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Weather Radars Are Revenue Rainmakers

By wmadministrator

“Don’t knock the weather; nine-tenths of people couldn’t start a conversation if it didn’t change once in a while.”
—Kin Hubbard

Weather affects revenue for many businesses and perhaps none as much as local television stations. The business of broadcasting local TV weather is a complex mix of finance, technology, information distribution and public protection.
Weather forecasting technology in many cases is the biggest line item in a station’s budget, with advanced radar system prices reaching seven figures.

And while $1 million is a big check to write for a local business, Kentucky television executives say they get a positive return on their investment, both on the bottom line and in more esoteric ways.

Local news is the big moneymaker for stations, and weather has long been the star of local newscasts – driving viewers to a particular station and a favorite weatherperson, increasing ratings and thus advertising revenue.

“Generally speaking, as a stand-alone daypart, local news is the revenue leader, no question,” said Chris Aldridge, general manger at Lexington’s WTVQ 36.
“Weather is the single most important element in a newscast, because it impacts every single person,” said Wayne Martin, general manager of Lexington’s WKYT Channel 27. “There may be breaking or important news in another segment, but it may not be important to everyone. Weather is.”

“Weather is the No. 1 driver and has the highest percentage of viewers in a broadcast, according to every study we’ve been a part of,” said Lee Eldridge, news director at Louisville’s WAVE3. “That’s why people watch local news. The weather segment is very much a high priority here. We pay a lot of attention to it and how we position it in the newscast.”

But station managers balance their financial considerations with a resolve to safeguard the public, too. Meteorologists and managers all agree that having the tools to inform viewers in a weather emergency is paramount in their choice of systems.

“Channel 27 has always been about serving our communities, but it’s also a business that has to support itself through advertising, sponsorships and partnerships,” Martin said.

Many Kentucky stations leverage their market share to land substantial sponsorships or partnerships that help offset the cost of buying bigger, better weather radar systems that help them scope out even more viewers.

The latest example is WKYT, which unveiled the newest generation, dual-polarity Doppler radar in September. The million-watt radar, which reads both horizontal and vertical information, is the only one of its kind in the region and one of a handful in the country.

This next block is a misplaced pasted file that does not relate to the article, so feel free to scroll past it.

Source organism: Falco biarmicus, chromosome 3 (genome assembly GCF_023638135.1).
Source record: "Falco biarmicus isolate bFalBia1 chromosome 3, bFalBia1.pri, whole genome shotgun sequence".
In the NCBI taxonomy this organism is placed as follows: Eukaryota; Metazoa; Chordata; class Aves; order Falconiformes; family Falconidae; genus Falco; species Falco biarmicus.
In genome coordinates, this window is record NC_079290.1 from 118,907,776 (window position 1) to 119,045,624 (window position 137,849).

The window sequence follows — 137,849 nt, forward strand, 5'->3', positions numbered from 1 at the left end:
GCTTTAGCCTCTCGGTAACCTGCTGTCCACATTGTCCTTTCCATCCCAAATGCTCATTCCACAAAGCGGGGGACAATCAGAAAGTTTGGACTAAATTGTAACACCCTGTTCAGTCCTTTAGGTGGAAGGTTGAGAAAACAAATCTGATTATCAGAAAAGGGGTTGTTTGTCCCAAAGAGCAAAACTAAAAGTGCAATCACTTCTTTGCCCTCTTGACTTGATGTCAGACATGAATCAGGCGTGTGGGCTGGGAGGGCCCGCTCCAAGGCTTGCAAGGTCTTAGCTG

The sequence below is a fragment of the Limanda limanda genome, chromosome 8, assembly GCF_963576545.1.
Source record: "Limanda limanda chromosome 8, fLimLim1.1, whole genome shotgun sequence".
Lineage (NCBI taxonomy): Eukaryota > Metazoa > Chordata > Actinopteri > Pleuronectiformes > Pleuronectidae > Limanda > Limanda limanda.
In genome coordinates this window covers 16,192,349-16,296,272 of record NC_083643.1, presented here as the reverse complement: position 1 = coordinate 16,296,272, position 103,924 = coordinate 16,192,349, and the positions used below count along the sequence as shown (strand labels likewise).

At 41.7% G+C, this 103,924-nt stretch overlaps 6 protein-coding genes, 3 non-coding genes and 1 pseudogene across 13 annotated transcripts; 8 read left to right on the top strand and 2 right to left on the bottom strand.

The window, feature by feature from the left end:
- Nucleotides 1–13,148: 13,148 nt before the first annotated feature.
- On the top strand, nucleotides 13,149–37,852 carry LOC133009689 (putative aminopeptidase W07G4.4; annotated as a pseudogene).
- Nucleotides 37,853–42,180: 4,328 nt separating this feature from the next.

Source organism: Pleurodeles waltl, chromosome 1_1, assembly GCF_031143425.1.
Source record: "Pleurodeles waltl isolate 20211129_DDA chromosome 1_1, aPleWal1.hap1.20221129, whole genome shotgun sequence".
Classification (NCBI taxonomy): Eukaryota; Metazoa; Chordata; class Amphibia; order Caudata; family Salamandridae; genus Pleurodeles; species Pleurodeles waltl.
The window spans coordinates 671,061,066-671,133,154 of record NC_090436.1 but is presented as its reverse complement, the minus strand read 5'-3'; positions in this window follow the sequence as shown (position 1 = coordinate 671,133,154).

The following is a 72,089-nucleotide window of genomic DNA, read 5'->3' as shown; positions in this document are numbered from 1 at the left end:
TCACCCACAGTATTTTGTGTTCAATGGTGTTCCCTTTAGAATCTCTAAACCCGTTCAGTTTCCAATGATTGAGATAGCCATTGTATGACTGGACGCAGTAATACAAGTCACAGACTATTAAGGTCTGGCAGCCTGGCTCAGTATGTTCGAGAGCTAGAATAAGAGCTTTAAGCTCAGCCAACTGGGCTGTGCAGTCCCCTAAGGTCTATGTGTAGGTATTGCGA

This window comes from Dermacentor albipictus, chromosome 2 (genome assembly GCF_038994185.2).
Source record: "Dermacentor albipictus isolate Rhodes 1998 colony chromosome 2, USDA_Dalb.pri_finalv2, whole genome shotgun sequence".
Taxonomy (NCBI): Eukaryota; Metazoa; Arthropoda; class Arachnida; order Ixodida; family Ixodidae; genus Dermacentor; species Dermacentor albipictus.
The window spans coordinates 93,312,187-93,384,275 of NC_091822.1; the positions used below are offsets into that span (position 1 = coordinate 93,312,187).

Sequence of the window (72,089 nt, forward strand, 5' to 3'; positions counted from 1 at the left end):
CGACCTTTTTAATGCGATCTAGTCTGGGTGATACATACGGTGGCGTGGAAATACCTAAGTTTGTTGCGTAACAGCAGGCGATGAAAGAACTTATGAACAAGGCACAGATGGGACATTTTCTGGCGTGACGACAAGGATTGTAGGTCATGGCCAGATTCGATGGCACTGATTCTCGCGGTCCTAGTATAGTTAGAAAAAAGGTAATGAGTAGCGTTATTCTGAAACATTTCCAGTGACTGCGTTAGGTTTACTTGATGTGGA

It was the second-largest investment in the station’s 50-year history, Martin said. The decision to purchase the system, at a cost of well over $1 million – the station won’t say exactly how much – was made very carefully, he said.
“Even without the significant capital investment we just made, no other segment of news requires a greater investment in equipment and presentation.”

Weather radars range from $300,000 to $350,000 on the low end to “well in excess of $1 million” for the highest-end dual-polarity systems such as WKYT has, according to Chris Good, vice president of sales and marketing for Enterprise Electronics Corp., the Mobile, Ala.-based maker of the system Channel 27 now uses.

EEC, a sister company of The Weather Channel under the umbrella of GE-owned NBC Universal, makes 30 to 40 weather radar systems a year, Good said. About 85 percent of that business is international. The company is now deploying the same dual-polarity Doppler system WKYT has for the German federal government, he said, and recently installed a similar one at National Weather Service headquarters in Norman, Okla., where it shares space with the University of Oklahoma meteorology program.

Good, a Lexington native, sold WKYT its system.

A marketing tool, too
To help pay for its top-of-the-line system, WKYT approached Touchstone Energy Cooperatives as a partner. They struck a four-year deal.

“From start to finish, it was a two-year project,” Martin said. “We presented the project to every one of the member cooperatives. It’s a very good match. Their service areas, our viewing area and the reach of the Doppler tie in very well.”